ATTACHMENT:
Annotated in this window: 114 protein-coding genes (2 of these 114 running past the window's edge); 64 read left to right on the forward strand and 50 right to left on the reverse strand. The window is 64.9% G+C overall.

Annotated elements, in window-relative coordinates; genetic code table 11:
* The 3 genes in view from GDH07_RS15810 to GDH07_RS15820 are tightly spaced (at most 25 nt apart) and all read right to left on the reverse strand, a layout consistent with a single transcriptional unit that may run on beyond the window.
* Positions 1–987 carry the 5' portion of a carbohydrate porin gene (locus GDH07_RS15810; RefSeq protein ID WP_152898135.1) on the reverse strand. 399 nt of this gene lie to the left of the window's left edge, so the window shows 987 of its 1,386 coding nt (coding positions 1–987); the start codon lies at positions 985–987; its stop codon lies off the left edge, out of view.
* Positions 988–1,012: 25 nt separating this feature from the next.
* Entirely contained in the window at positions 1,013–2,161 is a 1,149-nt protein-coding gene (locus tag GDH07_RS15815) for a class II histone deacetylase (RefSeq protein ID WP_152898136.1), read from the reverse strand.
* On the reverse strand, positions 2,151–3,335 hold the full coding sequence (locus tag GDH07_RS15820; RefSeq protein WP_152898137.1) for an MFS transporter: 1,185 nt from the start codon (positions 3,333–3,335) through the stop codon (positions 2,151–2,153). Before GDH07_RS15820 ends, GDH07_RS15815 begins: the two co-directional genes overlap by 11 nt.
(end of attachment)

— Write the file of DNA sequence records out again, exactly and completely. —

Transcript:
Annotated in this window: 114 protein-coding genes (2 of these 114 running past the window's edge); 64 read left to right on the forward strand and 50 right to left on the reverse strand. The window is 64.9% G+C overall.

Annotated elements, in window-relative coordinates; genetic code table 11:
* The 3 genes in view from GDH07_RS15810 to GDH07_RS15820 are tightly spaced (at most 25 nt apart) and all read right to left on the reverse strand, a layout consistent with a single transcriptional unit that may run on beyond the window.
* Positions 1–987 carry the 5' portion of a carbohydrate porin gene (locus GDH07_RS15810; RefSeq protein ID WP_152898135.1) on the reverse strand. 399 nt of this gene lie to the left of the window's left edge, so the window shows 987 of its 1,386 coding nt (coding positions 1–987); the start codon lies at positions 985–987; its stop codon lies off the left edge, out of view.
* Positions 988–1,012: 25 nt separating this feature from the next.
* Entirely contained in the window at positions 1,013–2,161 is a 1,149-nt protein-coding gene (locus tag GDH07_RS15815) for a class II histone deacetylase (RefSeq protein ID WP_152898136.1), read from the reverse strand.
* On the reverse strand, positions 2,151–3,335 hold the full coding sequence (locus tag GDH07_RS15820; RefSeq protein WP_152898137.1) for an MFS transporter: 1,185 nt from the start codon (positions 3,333–3,335) through the stop codon (positions 2,151–2,153). Before GDH07_RS15820 ends, GDH07_RS15815 begins: the two co-directional genes overlap by 11 nt.